Mark Townsend, executive director for the non-profit Portland Hotel Society, said the provincial government presented an ultimatum demanding senior officials step aside or risk the loss of funding and contracts.
Townsend said Wednesday that rather than jeopardize programs, he and the others will leave their posts by the end of the month.
"The commitment is that no programs are shutting," he said.
The society spearheads housing programs, dental and health clinics and other outreach services, but it's most notable for operating Insite, North America's only safe injection site.
The province hired an independent accounting firm to check the society's books last fall after B.C. Housing, which oversees the society, found irregularities in spending.
Housing Minister Rich Coleman said earlier this month that two audits were been done after significant concerns were raised about how the society manages taxpayers' money.
"The options are: Can you manage better, can you explain some of the uses of money?" he said.
"The concerns are about management of money, what it's spent on."
Questions about the society's operations arose during routine audits conducted every three years, Coleman said.
"We saw some flags so we brought in an outside auditor to audit both sets of programs, both from a health perspective and a housing perspective," he said. "We've identified some significant concerns that we want fixed and we'll find ways to get them fixed."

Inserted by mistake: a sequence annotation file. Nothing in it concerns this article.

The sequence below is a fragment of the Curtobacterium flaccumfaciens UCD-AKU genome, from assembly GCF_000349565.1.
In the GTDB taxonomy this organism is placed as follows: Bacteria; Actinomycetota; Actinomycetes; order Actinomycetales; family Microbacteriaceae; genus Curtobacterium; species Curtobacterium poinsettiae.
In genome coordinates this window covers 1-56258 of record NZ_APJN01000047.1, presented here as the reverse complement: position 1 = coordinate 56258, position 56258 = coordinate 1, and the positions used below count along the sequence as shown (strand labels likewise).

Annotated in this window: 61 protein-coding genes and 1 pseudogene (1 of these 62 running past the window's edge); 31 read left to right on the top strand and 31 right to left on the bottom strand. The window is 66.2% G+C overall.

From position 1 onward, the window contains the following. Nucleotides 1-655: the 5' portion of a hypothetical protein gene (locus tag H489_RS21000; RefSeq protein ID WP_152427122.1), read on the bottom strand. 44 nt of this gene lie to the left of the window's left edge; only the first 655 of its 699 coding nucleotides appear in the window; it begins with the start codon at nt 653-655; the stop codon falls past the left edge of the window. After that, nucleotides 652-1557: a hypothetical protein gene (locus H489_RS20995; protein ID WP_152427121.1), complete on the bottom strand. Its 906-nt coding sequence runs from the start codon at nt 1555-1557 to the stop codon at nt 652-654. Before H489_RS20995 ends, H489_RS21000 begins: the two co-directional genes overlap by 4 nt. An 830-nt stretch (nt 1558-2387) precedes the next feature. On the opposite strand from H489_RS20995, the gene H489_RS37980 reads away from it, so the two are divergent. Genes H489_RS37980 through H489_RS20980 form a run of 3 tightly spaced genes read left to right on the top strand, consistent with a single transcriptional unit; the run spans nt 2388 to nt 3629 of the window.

Coleman said he couldn't provide details about the audits, which are expected to be released publicly Thursday.
The Portland Hotel Society has 17 government contracts worth $8.5 million annually.
Besides Insite, which opened in 2003, it manages an interim detox area called Onsite. The society also runs a catering service and social housing suites in hotels with health care services for mentally ill or drug-addicted clients.
While the society provides counselling and day-to-day operational services at Insite, staff such as nurses are on contract with Vancouver Coastal Health, one of five provincial health authorities.
Insite allows addicts to shoot up their own drugs in one of 12 booths to prevent overdoses. The addicts are also given clean needles to stop the spread of infectious diseases such as HIV.
The society and several drug users won a series of legal battles with the federal government, which wanted the facility shut down over concerns that it promoted drug use.
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